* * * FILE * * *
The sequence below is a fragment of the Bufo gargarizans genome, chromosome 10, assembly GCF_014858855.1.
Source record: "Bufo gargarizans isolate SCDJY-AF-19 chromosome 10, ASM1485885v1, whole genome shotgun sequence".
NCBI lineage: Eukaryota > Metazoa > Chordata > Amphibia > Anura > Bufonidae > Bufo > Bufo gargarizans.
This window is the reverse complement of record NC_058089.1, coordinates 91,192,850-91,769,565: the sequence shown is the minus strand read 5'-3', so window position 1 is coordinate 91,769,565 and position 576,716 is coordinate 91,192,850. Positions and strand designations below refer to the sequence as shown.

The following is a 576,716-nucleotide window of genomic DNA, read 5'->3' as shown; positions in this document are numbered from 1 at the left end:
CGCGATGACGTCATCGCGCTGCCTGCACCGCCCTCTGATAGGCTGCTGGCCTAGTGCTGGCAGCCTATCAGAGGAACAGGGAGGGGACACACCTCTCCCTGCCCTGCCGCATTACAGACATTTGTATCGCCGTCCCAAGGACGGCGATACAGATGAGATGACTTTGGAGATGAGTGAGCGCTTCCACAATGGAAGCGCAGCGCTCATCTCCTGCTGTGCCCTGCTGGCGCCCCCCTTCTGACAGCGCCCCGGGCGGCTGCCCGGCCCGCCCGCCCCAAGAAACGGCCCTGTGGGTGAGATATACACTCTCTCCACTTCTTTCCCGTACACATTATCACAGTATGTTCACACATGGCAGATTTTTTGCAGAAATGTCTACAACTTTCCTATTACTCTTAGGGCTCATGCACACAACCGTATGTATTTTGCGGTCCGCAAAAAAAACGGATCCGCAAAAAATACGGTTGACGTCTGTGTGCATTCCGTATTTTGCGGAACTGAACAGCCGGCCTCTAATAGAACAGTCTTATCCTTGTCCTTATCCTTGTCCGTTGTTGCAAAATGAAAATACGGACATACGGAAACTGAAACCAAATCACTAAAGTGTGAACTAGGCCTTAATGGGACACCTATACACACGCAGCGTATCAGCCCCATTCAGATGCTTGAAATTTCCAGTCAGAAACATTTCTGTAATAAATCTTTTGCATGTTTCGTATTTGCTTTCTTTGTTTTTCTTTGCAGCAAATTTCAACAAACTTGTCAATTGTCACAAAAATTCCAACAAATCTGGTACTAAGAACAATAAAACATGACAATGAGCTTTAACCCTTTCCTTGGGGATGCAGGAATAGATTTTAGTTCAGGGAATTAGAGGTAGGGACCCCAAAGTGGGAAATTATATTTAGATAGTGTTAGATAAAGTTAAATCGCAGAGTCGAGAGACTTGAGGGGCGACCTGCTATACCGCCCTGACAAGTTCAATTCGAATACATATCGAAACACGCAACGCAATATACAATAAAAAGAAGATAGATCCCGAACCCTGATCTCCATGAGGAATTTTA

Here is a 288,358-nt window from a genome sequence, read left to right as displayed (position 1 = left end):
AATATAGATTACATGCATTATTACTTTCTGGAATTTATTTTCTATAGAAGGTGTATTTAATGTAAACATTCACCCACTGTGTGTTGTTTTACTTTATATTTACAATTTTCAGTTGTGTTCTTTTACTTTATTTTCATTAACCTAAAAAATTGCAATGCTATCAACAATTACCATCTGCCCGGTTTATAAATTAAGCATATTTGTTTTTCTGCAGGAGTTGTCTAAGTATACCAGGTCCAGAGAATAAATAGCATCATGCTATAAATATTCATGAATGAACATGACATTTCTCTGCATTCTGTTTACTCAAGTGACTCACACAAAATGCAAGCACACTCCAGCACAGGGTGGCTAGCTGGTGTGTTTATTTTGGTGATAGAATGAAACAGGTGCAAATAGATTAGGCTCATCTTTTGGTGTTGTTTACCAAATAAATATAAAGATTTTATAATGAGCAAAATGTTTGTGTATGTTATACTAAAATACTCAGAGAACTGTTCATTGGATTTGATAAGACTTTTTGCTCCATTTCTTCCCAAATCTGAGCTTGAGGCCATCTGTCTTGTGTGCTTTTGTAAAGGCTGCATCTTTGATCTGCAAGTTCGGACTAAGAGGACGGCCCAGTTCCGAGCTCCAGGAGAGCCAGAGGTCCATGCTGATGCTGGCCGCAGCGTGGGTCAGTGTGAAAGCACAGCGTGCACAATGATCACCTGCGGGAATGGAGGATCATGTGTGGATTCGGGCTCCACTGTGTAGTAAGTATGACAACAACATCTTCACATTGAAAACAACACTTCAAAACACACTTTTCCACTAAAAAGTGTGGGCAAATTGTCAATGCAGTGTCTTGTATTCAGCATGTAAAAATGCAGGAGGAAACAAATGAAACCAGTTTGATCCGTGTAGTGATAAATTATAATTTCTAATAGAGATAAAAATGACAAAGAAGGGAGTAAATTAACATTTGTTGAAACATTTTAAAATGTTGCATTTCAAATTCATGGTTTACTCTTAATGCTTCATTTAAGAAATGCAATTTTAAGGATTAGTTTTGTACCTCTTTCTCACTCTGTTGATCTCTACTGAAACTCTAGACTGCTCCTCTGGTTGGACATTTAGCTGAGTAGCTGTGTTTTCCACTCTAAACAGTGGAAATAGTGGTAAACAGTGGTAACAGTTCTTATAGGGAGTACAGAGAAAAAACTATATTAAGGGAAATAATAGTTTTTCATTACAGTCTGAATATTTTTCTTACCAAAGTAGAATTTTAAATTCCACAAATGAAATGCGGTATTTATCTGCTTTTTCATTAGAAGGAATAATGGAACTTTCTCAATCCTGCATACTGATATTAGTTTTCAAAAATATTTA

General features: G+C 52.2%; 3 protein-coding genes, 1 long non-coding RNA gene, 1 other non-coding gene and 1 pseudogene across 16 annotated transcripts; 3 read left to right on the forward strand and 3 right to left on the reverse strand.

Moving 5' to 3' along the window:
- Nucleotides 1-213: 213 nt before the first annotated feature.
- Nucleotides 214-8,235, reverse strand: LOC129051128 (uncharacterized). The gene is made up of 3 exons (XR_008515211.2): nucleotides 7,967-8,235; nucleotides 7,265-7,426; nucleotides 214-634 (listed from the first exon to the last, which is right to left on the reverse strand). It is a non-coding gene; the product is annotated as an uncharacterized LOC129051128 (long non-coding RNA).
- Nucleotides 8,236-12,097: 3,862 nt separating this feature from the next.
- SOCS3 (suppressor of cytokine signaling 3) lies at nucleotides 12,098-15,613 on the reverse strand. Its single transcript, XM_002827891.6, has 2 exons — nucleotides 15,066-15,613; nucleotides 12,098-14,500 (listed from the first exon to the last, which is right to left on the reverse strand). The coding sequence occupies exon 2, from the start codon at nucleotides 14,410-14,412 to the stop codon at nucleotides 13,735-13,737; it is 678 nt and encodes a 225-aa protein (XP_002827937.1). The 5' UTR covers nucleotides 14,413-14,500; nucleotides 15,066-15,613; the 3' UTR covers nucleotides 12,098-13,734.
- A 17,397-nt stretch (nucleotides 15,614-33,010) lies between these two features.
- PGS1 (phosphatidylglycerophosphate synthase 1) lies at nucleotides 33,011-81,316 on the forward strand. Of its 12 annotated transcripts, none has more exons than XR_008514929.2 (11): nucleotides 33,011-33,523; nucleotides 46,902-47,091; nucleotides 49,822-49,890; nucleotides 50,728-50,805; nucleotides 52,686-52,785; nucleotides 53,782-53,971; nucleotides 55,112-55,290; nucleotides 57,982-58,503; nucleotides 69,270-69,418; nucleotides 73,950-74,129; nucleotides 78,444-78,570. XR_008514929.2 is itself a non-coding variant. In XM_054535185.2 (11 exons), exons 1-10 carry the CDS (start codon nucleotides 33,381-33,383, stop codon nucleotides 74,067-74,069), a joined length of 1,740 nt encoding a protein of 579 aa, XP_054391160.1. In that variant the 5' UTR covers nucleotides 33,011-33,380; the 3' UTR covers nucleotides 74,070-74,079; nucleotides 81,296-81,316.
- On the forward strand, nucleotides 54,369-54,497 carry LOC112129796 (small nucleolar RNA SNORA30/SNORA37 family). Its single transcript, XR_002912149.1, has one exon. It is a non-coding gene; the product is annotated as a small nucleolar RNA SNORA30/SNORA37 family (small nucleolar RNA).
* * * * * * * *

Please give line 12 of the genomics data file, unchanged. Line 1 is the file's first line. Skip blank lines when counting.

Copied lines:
- Nucleotides 214-8,235, reverse strand: LOC129051128 (uncharacterized). The gene is made up of 3 exons (XR_008515211.2): nucleotides 7,967-8,235; nucleotides 7,265-7,426; nucleotides 214-634 (listed from the first exon to the last, which is right to left on the reverse strand). It is a non-coding gene; the product is annotated as an uncharacterized LOC129051128 (long non-coding RNA).